Written by guest blogger: Erin
This is the almost, kind of, somewhat true story of the day that I was born. Of course my mother will deny everything. It was a lovely Sunday in April, long long ago. It was fairly early in the morning. The sky was still dark and my parents were getting the other children ready for church. “Why do we have to go to 5 am mass?” My mothers reply was that the good priest with the best homilies was saying the 5 am mass. It was almost Brady Bunch like, the other kids dressed up in the church clothes standing on the steps leading to the upstairs. They rubbed their eyes and yawned, wishing they could just go back to bed. Little did they know that their wish would soon be granted.
My mother started to have contractions and yelled at my father to get the hospital bag and get the car started. Dad looked up at the other kids and said well, looks like no church today. The other kids started cheering and ripped off the church clothes only to reveal the pajamas that were underneath. My mother was livid, it was her favorite priest saying mass and this heathen of a child was going to make her miss church. (Wow so I was a heathen before I was even born, did not think that was possible) She was throwing a fit the whole way to Central Dupage County Hospital. “I was supposed to help pass the collection basket, now I’ll be put at the end of the line, do you know how hard it was to get to the top of the list?” My father looked away and rolled his eyes. He then grabbed some change from his jacket and put it in the ashtray. He handed it to her, “Here pass this back and forth”. She was not amused. I was probably being a pain the butt and kicking her and wanting out. After a short drive, they made it to the hospital. My dad dropped off my mom at the entrance. “Make sure you park where you can pull right out, I hate when we have to back out of spots.”
My mom waddled inside and started walking the hall, peering into a room she spotted a priest giving someone their last rites. “Father! Father!, this kid is messing with what surely was going to be a great homily and I am missing it! I need you to come here right now and give me a sermon. I cannot possibly go through today without the word of God.” The priest was obviously very embarrassed. He was a man of the cloth, so he begrudgingly gave her a short sermon. “God is good, god is great, we should do what he says so we don’t burn in hell, go in peace my child.” My mother thought it was pretty lackluster, luckily my father arrived to steer her in the direction of her room. He apologized profusely to the priest as he led her away.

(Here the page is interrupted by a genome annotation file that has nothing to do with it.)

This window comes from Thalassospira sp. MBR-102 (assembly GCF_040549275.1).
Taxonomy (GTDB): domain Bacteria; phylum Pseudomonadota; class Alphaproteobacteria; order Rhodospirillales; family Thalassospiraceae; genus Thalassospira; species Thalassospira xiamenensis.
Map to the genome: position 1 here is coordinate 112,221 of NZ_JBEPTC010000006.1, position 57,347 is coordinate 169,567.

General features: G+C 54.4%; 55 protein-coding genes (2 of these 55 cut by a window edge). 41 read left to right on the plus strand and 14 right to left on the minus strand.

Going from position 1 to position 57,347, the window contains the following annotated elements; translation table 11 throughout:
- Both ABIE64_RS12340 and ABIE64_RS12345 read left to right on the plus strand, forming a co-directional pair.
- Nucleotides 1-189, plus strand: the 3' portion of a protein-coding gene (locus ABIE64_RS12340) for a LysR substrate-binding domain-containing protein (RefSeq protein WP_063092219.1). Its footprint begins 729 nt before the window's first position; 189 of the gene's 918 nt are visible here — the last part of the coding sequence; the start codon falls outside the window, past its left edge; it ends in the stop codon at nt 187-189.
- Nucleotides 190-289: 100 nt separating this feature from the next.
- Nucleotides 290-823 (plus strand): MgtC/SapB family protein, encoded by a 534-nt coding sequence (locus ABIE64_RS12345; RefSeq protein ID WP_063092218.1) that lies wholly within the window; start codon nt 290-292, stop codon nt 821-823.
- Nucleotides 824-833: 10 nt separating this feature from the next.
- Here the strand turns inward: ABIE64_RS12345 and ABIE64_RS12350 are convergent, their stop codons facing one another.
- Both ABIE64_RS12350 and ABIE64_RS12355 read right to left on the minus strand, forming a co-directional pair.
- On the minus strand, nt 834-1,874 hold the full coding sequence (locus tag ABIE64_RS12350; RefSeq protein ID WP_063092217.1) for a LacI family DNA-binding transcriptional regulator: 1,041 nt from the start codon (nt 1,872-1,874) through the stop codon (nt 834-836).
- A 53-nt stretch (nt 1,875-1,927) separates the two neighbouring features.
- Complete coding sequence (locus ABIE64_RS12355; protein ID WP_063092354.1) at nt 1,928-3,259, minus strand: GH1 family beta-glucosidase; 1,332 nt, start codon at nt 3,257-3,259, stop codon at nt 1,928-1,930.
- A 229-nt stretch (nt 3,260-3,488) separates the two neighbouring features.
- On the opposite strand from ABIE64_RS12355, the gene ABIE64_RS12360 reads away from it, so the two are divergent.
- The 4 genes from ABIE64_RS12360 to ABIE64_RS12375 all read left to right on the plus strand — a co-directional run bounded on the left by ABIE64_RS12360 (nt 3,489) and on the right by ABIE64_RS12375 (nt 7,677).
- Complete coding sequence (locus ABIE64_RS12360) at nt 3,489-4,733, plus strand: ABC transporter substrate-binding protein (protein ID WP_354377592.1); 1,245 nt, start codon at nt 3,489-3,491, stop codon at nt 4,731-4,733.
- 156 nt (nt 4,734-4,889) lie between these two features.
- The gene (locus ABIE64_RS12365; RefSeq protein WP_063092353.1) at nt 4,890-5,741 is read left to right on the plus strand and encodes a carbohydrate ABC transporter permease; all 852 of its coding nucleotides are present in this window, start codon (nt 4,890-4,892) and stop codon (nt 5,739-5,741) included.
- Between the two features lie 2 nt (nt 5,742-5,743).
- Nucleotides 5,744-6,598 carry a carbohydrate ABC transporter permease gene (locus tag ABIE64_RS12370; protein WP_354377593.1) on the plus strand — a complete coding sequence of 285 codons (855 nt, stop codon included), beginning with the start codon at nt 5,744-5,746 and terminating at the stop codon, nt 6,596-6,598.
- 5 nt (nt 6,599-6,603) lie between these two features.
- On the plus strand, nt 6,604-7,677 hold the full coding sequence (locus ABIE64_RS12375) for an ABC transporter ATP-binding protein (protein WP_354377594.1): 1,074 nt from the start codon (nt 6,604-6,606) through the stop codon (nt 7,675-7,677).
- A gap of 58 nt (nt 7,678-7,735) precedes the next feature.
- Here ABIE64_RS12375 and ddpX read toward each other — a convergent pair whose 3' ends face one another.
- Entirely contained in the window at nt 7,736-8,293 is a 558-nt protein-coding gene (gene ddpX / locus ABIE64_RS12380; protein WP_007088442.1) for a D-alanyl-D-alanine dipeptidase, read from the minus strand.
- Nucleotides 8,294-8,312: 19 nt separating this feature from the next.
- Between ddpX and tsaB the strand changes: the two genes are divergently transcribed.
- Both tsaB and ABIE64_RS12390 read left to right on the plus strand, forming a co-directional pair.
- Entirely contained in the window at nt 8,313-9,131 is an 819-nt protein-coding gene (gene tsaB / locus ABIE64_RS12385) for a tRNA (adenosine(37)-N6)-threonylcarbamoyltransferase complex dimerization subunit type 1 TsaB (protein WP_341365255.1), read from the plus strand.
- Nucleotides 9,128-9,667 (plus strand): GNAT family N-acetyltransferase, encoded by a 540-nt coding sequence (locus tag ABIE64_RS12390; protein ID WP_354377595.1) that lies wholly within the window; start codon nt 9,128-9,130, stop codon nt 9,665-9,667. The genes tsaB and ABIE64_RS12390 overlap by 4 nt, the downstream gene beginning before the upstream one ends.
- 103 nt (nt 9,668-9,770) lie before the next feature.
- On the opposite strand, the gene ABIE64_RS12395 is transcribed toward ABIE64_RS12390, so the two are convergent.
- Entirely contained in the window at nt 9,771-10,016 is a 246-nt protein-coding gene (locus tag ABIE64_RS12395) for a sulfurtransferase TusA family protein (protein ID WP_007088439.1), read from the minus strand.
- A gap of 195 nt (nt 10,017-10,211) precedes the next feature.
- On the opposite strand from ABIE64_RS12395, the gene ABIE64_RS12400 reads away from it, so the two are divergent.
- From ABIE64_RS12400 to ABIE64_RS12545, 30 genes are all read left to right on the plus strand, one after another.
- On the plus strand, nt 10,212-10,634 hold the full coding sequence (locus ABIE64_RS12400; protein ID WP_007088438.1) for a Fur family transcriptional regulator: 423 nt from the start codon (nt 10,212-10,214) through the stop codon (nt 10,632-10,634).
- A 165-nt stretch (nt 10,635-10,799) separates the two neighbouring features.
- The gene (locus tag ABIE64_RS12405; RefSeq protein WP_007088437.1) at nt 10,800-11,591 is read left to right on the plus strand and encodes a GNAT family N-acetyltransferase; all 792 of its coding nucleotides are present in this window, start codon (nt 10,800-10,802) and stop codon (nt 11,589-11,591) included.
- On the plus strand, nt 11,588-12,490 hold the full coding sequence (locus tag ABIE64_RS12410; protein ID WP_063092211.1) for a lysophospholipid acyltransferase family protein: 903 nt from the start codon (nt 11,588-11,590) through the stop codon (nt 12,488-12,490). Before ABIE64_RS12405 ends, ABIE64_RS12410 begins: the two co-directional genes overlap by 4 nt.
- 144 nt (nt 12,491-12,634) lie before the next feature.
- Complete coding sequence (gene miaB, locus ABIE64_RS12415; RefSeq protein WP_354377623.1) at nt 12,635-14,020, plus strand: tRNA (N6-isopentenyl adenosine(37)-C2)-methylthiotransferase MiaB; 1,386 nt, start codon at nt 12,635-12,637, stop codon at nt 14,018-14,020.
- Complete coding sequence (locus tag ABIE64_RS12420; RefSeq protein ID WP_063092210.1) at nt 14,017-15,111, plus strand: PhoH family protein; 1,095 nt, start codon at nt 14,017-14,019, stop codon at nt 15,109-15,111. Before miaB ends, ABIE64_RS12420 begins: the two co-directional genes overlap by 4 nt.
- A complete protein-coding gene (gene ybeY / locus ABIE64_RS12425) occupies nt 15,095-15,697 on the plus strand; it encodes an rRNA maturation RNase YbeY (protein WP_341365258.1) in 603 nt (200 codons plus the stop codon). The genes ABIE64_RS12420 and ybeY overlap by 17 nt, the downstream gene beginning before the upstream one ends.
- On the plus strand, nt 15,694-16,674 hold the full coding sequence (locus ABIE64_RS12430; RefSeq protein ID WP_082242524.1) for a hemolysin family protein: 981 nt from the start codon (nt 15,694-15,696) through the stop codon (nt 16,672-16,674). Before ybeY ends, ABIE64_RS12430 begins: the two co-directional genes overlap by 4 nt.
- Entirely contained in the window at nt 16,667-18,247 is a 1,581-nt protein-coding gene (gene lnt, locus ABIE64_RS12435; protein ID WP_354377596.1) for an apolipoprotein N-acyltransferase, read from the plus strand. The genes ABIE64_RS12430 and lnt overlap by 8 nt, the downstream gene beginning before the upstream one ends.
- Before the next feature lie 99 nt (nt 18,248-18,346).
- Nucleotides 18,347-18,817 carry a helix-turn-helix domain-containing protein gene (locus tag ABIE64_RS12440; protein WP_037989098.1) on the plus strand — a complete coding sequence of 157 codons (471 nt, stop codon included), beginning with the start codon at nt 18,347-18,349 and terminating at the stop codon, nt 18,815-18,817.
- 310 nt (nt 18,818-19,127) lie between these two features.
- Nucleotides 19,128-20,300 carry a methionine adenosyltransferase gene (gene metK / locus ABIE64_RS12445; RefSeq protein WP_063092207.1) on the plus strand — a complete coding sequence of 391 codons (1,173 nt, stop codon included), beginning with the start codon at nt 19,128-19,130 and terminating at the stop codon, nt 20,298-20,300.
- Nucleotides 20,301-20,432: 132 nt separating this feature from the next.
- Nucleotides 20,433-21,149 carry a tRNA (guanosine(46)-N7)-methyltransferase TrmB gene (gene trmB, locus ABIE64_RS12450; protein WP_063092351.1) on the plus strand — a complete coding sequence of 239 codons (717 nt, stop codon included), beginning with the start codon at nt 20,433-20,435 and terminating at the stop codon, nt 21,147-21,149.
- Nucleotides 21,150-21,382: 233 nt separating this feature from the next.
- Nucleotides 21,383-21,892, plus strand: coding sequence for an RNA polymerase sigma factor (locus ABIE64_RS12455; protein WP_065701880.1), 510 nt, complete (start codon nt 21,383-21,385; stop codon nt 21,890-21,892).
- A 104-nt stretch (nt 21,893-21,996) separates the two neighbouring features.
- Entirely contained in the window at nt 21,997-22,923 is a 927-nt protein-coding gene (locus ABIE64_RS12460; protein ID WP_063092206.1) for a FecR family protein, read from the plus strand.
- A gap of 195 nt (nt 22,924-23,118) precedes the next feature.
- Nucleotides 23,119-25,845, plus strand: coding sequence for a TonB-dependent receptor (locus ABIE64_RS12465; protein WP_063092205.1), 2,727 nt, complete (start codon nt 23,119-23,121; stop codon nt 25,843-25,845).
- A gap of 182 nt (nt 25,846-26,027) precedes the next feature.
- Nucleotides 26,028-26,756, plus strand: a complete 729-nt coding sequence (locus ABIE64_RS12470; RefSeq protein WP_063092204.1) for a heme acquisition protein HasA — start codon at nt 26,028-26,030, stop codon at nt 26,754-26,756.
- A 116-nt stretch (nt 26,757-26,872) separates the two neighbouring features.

Some reports say that they had to use restraints on my mother while lying in the hospital bed. Nurses still shudder at the sound of her name. They say she was trying to make it to the chapel for the morning service even though the doctor was telling her to push. She wanted to partake in communion. Someone took a few crackers off a discarded plate in the hallway and tried to use that. She said it was sacrilege to make fun of a very important part of the mass. At that point, I am sure it was the drugs talking and not my mother. The reports however are hazy and years of therapy have made it difficult to get a clear account of what happened that Sunday morning. I was being close to being born and things a good catholic should never utter were being uttered, quite loudly. The Cook County Hospital nurses could hear her. Then at 7:13 I arrived. The yelling stopped, the cooing began. After weighing and measuring me, they turned to hand me to my mother, she was gone. High jacked a wheelchair and made it to an 8:00 service. So there you have it, the story of my birth. Ask the siblings and they will confirm the story.